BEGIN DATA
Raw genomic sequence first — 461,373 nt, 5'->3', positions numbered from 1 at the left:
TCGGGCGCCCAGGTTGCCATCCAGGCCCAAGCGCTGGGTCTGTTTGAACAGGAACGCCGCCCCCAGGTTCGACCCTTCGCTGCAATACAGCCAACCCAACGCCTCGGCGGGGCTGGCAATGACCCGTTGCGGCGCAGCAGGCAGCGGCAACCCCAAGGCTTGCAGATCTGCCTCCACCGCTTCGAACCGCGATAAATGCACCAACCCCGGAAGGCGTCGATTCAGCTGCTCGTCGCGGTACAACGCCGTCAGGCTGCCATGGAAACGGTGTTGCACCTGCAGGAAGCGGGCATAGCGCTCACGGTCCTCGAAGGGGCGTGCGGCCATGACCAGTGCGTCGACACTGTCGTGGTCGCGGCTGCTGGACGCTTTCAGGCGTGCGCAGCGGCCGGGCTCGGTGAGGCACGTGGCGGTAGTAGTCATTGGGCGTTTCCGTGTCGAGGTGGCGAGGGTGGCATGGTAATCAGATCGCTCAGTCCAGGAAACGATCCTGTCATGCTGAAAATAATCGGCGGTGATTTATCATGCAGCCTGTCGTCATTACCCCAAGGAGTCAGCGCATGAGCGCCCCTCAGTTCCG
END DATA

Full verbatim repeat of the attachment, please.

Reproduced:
Raw genomic sequence first — 461,373 nt, 5'->3', positions numbered from 1 at the left:
TCGGGCGCCCAGGTTGCCATCCAGGCCCAAGCGCTGGGTCTGTTTGAACAGGAACGCCGCCCCCAGGTTCGACCCTTCGCTGCAATACAGCCAACCCAACGCCTCGGCGGGGCTGGCAATGACCCGTTGCGGCGCAGCAGGCAGCGGCAACCCCAAGGCTTGCAGATCTGCCTCCACCGCTTCGAACCGCGATAAATGCACCAACCCCGGAAGGCGTCGATTCAGCTGCTCGTCGCGGTACAACGCCGTCAGGCTGCCATGGAAACGGTGTTGCACCTGCAGGAAGCGGGCATAGCGCTCACGGTCCTCGAAGGGGCGTGCGGCCATGACCAGTGCGTCGACACTGTCGTGGTCGCGGCTGCTGGACGCTTTCAGGCGTGCGCAGCGGCCGGGCTCGGTGAGGCACGTGGCGGTAGTAGTCATTGGGCGTTTCCGTGTCGAGGTGGCGAGGGTGGCATGGTAATCAGATCGCTCAGTCCAGGAAACGATCCTGTCATGCTGAAAATAATCGGCGGTGATTTATCATGCAGCCTGTCGTCATTACCCCAAGGAGTCAGCGCATGAGCGCCCCTCAGTTCCG